Over the course of two weeks in January 2016, I had the opportunity to experience four unique Chinese cities through the Sophomore International Experience (SIE) program at Bryant University.
The purpose of the program was to earn credit for school while experiencing Chinese culture first-hand through the cities of Beijing, Shanghai, Zhuhai, and Yangshuo, China.
During the trip, I had the honor of participating in the inaugural Bryant-Zhuhai IDEA program—which stands for “Innovation & Design Experience for All”—as a student mentor for the Bryant-Zhuhai undergraduates.
To prepare for the trip, my 23 classmates and I took classes three times per month throughout the fall semester.
These classes informed us on how to prepare for the trip, as well as provided lessons on Chinese history. Issues that plague China today—including pollution, climate change, and overpopulation—were also discussed.
When we finally departed for China on January 4th, 2016, we were all prepared and excited.
The trip itinerary included four very different Chinese locations: Beijing, the capital and cultural hub of China; Zhuhai, China’s “most livable city” and premier tourist destination; Yangshuo, a resort town surrounded by mountains and Chinese villages; and Shanghai, China’s largest city and a global business center.
Mountain climbing in Yangshuo, China.
The Bryant-Zhuhai IDEA Program
One of the main highlights of our trip was the three days we spent in Zhuhai at Bryant’s sister campus for the very first IDEA program to be held in the People’s Republic of China. Bryant University’s Innovation and Design Experience for All introduces its participants to the design thinking process and provides them with a real-world situation in which to apply them.
Team-building exercises to kick-off the IDEA program.
I completed the program at Bryant University in January 2015, and served as a student mentor to the freshman class at Bryant-Zhuhai. My role included presenting the concepts of innovation and design thinking to students, giving a presentation to a class of thirty about brainstorming, and instructing students making observations “out in the field.”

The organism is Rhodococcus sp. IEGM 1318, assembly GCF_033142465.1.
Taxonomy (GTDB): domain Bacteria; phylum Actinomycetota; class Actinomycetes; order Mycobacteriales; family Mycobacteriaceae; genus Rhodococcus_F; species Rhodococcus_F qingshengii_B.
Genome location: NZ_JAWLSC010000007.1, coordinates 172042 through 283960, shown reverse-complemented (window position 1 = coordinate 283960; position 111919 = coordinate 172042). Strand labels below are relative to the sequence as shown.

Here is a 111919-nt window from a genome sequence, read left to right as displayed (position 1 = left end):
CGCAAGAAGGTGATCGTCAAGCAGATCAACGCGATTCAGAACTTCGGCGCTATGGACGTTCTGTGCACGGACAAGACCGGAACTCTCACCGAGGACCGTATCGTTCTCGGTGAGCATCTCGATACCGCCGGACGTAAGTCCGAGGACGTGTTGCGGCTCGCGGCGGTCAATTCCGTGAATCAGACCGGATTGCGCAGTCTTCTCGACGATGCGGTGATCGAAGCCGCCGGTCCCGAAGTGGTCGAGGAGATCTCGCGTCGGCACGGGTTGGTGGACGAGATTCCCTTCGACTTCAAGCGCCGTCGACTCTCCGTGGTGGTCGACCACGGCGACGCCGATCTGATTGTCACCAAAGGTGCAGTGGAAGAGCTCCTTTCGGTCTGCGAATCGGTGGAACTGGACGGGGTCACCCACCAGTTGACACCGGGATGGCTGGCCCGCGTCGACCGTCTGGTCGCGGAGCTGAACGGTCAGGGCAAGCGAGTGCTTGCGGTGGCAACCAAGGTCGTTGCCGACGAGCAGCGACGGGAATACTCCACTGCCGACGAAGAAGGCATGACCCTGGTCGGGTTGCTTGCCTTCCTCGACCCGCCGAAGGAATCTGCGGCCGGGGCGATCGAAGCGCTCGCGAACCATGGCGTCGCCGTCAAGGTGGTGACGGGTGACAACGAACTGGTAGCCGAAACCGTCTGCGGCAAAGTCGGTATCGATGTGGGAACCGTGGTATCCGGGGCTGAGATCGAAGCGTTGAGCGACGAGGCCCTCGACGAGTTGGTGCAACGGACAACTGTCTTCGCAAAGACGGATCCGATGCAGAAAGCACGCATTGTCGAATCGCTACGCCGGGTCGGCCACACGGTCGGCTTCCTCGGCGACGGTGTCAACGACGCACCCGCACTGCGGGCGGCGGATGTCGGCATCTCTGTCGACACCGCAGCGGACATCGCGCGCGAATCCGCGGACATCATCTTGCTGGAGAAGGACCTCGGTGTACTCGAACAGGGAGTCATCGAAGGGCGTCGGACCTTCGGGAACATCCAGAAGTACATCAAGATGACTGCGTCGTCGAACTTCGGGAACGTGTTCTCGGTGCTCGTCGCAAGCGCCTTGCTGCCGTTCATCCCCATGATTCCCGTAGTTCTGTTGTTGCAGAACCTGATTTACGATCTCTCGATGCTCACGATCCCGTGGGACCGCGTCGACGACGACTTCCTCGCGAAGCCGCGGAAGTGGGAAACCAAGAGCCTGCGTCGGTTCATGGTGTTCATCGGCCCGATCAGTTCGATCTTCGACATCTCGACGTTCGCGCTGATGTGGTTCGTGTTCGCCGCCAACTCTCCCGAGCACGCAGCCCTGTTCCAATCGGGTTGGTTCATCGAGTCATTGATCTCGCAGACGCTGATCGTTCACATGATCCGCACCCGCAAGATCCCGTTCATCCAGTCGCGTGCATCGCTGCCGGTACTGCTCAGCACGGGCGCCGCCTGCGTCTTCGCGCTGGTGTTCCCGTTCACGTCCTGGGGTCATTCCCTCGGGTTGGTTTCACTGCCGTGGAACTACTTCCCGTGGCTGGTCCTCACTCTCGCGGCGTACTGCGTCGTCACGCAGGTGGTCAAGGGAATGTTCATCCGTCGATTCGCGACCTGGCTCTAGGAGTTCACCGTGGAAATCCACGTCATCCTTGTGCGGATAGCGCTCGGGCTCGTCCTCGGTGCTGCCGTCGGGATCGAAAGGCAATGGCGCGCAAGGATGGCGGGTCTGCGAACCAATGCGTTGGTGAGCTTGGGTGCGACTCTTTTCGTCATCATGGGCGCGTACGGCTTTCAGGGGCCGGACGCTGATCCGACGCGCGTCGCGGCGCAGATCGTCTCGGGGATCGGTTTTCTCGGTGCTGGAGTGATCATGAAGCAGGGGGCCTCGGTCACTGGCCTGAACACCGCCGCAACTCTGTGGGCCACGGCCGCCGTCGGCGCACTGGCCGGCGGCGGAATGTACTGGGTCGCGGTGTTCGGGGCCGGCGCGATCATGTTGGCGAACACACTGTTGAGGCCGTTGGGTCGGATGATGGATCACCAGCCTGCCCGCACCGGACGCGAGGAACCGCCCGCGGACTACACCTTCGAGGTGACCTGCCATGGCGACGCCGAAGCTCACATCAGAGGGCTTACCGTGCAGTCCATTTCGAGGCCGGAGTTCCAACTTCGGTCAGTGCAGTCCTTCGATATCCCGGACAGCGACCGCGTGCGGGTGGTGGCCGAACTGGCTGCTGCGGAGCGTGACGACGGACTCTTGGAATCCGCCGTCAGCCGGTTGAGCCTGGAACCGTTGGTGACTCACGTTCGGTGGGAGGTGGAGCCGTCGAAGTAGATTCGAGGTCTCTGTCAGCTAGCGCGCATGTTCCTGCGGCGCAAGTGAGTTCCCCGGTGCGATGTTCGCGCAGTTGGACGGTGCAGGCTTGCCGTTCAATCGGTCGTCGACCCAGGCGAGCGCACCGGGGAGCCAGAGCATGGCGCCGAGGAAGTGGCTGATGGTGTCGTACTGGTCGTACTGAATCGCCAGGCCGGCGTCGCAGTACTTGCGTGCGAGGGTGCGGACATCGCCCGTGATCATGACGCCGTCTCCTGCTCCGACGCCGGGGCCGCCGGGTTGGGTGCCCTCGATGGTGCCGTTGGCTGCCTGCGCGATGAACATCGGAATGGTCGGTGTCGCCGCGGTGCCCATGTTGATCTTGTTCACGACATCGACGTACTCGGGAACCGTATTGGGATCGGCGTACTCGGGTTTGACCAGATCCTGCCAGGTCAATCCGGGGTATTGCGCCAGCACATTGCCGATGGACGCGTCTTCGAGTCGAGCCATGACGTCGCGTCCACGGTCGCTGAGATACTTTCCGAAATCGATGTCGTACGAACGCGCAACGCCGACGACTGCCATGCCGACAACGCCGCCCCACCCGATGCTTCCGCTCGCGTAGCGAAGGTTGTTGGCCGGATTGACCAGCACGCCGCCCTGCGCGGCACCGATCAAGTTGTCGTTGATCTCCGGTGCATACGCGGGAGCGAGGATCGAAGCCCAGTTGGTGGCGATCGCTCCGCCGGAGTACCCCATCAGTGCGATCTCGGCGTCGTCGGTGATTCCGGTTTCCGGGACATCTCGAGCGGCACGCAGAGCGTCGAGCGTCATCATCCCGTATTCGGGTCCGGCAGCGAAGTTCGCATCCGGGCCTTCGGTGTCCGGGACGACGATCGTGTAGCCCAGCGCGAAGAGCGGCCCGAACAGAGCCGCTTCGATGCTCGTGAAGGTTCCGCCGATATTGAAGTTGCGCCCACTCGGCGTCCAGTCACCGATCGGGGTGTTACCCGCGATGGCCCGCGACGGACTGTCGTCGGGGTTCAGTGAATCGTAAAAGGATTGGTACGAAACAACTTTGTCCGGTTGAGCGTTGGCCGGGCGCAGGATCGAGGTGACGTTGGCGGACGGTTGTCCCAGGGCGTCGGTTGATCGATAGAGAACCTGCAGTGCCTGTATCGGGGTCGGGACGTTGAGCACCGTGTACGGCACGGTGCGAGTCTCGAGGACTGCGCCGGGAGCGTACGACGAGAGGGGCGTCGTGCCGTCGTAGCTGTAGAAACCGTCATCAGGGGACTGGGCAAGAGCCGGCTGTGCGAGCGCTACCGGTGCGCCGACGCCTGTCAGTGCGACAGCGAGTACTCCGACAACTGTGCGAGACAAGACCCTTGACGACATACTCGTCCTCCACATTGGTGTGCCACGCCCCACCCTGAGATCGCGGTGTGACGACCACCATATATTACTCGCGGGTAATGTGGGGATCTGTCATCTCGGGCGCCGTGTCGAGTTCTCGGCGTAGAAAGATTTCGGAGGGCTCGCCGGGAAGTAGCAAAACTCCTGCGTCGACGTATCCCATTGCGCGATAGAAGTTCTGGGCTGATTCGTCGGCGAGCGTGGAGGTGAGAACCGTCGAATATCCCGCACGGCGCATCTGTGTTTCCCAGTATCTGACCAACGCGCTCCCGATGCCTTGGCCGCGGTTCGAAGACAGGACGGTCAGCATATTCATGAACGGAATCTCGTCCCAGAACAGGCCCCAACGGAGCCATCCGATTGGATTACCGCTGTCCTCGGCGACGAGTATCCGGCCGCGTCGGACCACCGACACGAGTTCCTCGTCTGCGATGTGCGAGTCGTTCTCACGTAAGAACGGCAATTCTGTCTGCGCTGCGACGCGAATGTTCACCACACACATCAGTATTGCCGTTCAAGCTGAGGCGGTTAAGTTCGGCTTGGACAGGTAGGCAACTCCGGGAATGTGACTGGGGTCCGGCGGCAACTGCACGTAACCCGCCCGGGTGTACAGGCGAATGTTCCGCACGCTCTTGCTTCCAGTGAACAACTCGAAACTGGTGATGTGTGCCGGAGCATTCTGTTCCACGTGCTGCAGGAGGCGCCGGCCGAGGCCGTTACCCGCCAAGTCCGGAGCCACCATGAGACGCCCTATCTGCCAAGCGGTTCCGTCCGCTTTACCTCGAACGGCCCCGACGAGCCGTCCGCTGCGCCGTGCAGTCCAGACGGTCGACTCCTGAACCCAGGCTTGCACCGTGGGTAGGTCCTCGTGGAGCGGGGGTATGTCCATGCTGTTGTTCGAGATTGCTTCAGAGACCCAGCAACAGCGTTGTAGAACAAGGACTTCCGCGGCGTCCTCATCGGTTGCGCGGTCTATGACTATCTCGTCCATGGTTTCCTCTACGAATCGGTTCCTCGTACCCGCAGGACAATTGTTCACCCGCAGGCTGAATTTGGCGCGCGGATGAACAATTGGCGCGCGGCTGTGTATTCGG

My class, consisting of thirty freshman students, was assigned the project of making the Bryant-Zhuhai campus more open and friendly for English-speaking visitors—specifically, for tourists and students. I was proud and impressed when the students immediately went beyond the obvious solution of hanging up more English road signs and started to brainstorm more complex and innovative solutions to the challenge.
Runner-Ups of the Marshmallow Challenge at Bryant-Zhuhai IDEA Program 2016.
Ultimately, their final deliverable was presented to me and my fellow class mentors; it was a scaled model of what the students called “America Away from Home,” a section of their campus they would devote to American restaurants, a movie theater that plays American movies, road signs almost exclusively in English, and fields for American sports such as football and baseball. They explained that these things could help people that miss being home feel at home again. I was very proud of the hard work the students accomplished in a short period of time; not to mention the entire program being taught completely in English, a second language to all of them. The students learning and applying the design-thinking process, and congratulated them on their hard work.
At the end of the program’s three days, I was left with a rewarding and enriching experience I won’t ever forget. I was able to build relationships with the freshman students (and inaugural class!) of Bryant-Zhuhai University and had the pleasure of teaching and guiding them throughout the program.
The relationships I formed as a student mentor in China were sincere and will indeed stay with me for a long time. I remain in contact with many of them on the popular Chinese social media app WeChat and I look forward to seeing many of them when they visit Bryant University in Smithfield during August of 2016.